St. Pete residents weigh city budget options
St. Pete officials are taking input from residents on how to manage the city’s money. During the first of three budget summits last night in Northeast St. Pete, residents weighed in on what services and projects they think officials should prioritize. Lou Brown III has worked on a project called the people’s budget review that surveyed more than 500 residents.
“Ten percent responded with ending racism, segregation and enhancing the southside. Nine percent of responses were Pier related with some for and some against. Eight percent would like improvements to public transportation. Six percent would like to focus on jobs and the economy and four percent mentioned safety and crime issues – four percent would like to see more citizen input on issues. And the most telling are the responses we received regarding the city’s future with 17% wanting to see improvements in the economy, 15% had a concern for the environment, 15% want social equity and a truly seamless city and 9% focuses on having a safe city above all else.”
All of the results are on the group’s website, peoples budget review dot org. Organizers of their second annual survey told city council members and the Mayor that there should be a vision for the city’s future before any budget is voted on. Dozens of speakers crowded into a small room at the Willis S. Johns Rec Center on north 9th Street. Leonard Schmiege has been a vocal critic of the city’s plan to spend $50 million to build a new pier along the downtown waterfront.
“So, if some people considered an art project – well, for $50 million you could offer 50, $1 million grants to artists or you could do 500, $100,000 grants for artists. Or you could do the same thing with business loans – 50 new businesses, $50 million; 500 new businesses, you each get $100,000 start up money – you’re not going to get that from Bank of America.”
But prior to hearing from speakers, St. Pete Mayor Bill Foster tackled that topic. He pointed out that the new Pier will come from a special fund called Penny for Pinellas and that other capital projects, like plans to build a new police station are funded through tax incremental funds.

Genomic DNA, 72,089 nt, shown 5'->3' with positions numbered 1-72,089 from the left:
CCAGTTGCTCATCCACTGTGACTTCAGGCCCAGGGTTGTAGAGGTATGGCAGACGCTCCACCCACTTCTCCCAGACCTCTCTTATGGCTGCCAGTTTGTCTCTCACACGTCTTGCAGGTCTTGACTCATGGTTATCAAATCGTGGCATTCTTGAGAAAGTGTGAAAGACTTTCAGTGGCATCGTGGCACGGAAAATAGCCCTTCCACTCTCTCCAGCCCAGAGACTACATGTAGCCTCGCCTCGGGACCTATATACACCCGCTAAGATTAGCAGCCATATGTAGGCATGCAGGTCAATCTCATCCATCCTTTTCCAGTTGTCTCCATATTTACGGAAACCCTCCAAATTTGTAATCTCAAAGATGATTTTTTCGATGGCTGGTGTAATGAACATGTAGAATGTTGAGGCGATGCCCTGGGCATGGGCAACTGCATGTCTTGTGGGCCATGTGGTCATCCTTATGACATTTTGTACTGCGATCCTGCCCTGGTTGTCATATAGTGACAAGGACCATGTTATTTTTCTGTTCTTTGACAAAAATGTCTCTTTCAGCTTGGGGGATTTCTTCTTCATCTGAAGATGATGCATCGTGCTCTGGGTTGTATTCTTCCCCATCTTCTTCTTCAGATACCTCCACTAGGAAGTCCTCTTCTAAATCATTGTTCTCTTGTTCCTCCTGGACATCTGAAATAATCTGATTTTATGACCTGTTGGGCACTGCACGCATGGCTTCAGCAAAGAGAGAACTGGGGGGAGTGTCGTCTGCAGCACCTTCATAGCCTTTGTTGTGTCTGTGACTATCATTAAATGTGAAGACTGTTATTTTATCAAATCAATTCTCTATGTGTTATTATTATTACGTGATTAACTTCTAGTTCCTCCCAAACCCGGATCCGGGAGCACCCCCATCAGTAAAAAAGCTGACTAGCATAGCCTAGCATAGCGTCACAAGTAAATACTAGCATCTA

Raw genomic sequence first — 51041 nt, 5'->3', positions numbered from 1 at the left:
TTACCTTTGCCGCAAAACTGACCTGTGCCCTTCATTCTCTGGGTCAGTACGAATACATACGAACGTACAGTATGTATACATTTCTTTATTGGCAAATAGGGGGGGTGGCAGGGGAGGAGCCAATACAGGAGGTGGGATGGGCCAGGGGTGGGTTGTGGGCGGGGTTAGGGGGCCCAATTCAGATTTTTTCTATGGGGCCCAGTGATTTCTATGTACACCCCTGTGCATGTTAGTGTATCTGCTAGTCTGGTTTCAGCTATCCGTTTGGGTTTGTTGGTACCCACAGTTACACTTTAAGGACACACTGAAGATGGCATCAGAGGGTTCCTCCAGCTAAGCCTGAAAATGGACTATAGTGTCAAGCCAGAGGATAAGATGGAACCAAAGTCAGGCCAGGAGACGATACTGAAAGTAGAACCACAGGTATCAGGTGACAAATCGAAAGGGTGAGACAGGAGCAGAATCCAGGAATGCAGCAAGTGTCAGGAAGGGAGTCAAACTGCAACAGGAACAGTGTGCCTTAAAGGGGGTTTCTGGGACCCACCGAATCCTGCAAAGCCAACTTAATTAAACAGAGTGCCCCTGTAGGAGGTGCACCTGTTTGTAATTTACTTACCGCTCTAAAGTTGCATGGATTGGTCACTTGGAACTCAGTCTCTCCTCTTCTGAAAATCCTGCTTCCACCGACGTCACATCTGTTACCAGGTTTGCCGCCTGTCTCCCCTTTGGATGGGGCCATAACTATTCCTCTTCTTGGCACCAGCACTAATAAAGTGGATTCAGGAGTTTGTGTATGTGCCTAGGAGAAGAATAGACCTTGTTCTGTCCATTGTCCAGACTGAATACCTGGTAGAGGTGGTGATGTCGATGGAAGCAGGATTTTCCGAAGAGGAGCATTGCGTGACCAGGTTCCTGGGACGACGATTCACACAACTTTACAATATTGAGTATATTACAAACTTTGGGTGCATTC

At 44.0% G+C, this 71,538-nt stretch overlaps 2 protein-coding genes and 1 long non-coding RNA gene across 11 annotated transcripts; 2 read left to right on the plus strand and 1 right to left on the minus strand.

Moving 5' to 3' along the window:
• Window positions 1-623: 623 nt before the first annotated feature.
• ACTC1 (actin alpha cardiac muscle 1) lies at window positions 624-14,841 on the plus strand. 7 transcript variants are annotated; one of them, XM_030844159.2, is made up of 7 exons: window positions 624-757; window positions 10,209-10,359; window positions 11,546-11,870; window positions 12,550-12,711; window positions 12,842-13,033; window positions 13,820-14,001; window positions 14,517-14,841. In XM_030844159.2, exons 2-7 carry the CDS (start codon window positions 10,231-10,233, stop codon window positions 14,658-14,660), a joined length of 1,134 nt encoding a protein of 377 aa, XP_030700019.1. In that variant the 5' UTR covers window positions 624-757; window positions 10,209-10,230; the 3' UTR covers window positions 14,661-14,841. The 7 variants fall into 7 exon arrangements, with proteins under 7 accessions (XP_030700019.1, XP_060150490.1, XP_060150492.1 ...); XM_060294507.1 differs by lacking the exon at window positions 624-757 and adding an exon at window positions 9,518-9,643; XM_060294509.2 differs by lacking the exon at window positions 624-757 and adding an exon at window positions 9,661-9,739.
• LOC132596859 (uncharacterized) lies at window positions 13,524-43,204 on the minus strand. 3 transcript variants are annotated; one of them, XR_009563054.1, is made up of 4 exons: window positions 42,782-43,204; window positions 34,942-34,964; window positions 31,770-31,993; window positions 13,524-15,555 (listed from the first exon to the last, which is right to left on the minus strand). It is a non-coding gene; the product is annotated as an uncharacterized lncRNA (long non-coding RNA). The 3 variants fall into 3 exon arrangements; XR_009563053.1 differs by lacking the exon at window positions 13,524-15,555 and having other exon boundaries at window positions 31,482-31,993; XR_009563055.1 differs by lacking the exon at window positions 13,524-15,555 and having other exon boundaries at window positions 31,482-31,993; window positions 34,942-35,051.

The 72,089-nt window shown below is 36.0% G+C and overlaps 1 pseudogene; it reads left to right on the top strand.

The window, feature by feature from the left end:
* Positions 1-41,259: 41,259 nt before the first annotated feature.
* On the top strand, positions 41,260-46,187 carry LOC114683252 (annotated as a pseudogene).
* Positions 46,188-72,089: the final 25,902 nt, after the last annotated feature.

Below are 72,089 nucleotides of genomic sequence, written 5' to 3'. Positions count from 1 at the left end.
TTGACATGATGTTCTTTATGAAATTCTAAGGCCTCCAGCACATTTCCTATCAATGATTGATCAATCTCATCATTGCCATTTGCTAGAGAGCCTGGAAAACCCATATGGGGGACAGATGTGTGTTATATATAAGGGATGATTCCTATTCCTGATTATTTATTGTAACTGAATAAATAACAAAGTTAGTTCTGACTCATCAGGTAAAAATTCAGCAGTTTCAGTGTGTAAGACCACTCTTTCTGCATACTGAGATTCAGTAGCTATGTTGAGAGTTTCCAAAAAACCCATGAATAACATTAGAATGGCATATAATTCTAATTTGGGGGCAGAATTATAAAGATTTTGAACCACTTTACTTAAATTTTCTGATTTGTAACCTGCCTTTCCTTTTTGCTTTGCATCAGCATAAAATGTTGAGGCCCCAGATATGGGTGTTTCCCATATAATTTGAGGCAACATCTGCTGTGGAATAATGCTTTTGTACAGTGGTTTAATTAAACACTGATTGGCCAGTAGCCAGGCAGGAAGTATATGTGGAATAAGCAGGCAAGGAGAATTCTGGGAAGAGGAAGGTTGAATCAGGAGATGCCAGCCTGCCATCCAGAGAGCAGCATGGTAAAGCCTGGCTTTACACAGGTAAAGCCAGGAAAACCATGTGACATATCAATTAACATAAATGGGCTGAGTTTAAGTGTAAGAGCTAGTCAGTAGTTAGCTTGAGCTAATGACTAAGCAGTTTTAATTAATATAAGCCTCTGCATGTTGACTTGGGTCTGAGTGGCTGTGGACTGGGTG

“Whether or not we build the pier has little impact on the general fund and whether or not we build the new police department has little impact on the general fund. Now, if it’s more efficient we can control the general fund, but one is TIF and one is Penny for Pinellas. So, if we don’t build the police station that doesn’t mean raises for everyone, it’s a different pot.”
Foster warned residents that even though the city is poised to bring in more revenue soon, it’s not happening yet.
“My message to you tonight is we are still in the cutting mode – we have a revenue problem.”
Foster urged people signed up for public comment to let him and other city officials know if there were any projects off limits when it came time to start making cuts. Kurt Donnely asked that something be done to reduce the economic divide between people who live in South St. Pete and those who live in the more affluent areas in the northern part of the city.
“We could start by, stop arresting all the kids in schools for tic-tack fouls. I mean, that’s just ridiculous. They’re getting arrested for stuff everyone in this room has done – talked back to a teacher, got into a fight in a hallway, tried to break up a fight in a hallway, those aren’t reasons to throw kids in jail and give them permanent records. Most of the other cities in Florida have moved to a civil citation program for juveniles and those programs have a less than 7% recidivism rate. What we’ve got going on is more like a 75% - it’s not working.”
Several speakers echoed Donnely saying the city needs to be sure not cut back on community programs for at risk kids. But others focused more on what Mayor Foster called a revenue problem. Matt Florell has called on the city to get rid of its red light camera program. He’s worried that changes made to the city’s policy on who gets a ticket may end up digging into the budget.
“The yellow lights that were too short for the first year of the program were fixed and that accounts for about 5% of the citations issued. The city’s no longer issuing citations for 1/10 of a second violations I’ve heard – that accounts for another 10% of citations and the city will no longer money from rental car and other affidavit citations which accounts for over 5% of citations, but will most likely double or more over the next year due to the change in policy.”
Two more budget summits are scheduled before city council votes on the 2014 budget. The next will be on May 15 at the J.W. Cate Center on 22nd Avenue North. The final meeting will be on June 12 at the Enoch Davis Center on 18th Avenue South. Both meetings begin at 6 p.m.
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